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Language and Human BehaviorLanguage and Human Behavior (The Jessie and John Danz Lectures)
by Derek Bickerton



Philosophy and Religion Editor's Recommended Book, 03/01/97
According to Derek Bickerton, language is not simply for communication, it is the syntax of human consciousness. In this intriguing look at the origins of consciousness, Bickerton offers a tantalizing alternative to the theories of sociobiologists such as E. O. Wilson and strong artificial intelligence theorists such as Daniel Dennett: Syntax, as hard-wired into the brain, is what distinguishes the consciousness of modern humans from that of animals and human ancestors. A remarkably accessible argument and sure to stir up debate for some time to come.

Card catalog description
According to Bickerton, the behavioral sciences have failed to give an adequate account of human nature at least partly because of the conjunction and mutual reinforcement of two widespread beliefs: that language is simply a means of communication and that human intelligence is the result of the rapid growth and unusual size of human brains. Bickerton argues that each of the properties distinguishing human intelligence and consciousness from that of other animals can be shown to derive straightforwardly from properties of language. In essence, language arose as a representational system, not a means of communication or a skill, and not a product of culture but an evolutionary adaptation. The author stresses the necessity of viewing intelligence in evolutionary terms, seeing it not as problem solving but as a way of maintaining homeostasis - the preservation of those conditions most favorable to an organism, the optimal achievable conditions for survival and well-being. The term protolanguage is used to describe the stringing together of symbols that prehuman hominids employed. "It did not allow them to turn today's imagination into tomorrow's fact. But it is just this power to transform imagination into fact that distinguishes human behavior from that of our ancestral species, and indeed from that of all other species. It is exactly what enables us to change our behavior, or invent vast ranges of new behavior, practically overnight, with no concomitant genetic changes." Language and Human Behavior should be of interest to anyone in the behavioral and evolutionary sciences and to all those concerned with the role of language in human behavior. --This text refers to the hardcover edition of this title.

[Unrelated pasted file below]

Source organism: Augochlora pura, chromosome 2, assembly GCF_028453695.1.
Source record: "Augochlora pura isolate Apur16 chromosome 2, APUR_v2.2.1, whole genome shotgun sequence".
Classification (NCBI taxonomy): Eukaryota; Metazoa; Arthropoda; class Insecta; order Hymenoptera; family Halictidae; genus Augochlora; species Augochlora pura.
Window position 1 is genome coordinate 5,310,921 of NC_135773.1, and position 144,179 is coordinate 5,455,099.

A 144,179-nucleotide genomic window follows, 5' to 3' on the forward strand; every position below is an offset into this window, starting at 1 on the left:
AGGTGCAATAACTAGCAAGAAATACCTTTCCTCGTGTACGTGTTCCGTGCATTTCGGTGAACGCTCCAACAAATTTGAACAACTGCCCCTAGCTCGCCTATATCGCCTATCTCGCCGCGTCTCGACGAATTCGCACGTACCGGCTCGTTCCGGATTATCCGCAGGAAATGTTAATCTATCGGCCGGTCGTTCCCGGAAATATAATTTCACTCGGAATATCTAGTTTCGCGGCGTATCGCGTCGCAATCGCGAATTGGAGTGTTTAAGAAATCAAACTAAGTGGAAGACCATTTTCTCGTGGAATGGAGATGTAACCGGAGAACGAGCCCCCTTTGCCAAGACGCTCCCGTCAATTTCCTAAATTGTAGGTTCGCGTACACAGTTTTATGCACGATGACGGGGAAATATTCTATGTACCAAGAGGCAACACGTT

Booknews, Inc. , 03/01/96
Bickerton (linguistics, U. of Hawaii-Manoa) argues that human language arose not as a means of communication, not as a skill, and not as a product of culture, but as an evolutionary adaptation which allows us to form patterns of information that we may act on without having to wait for experience to teach us. Distributed by the U. of Washington Press. Annotation copyright Book News, Inc. Portland, Or. --This text refers to the hardcover edition of this title.

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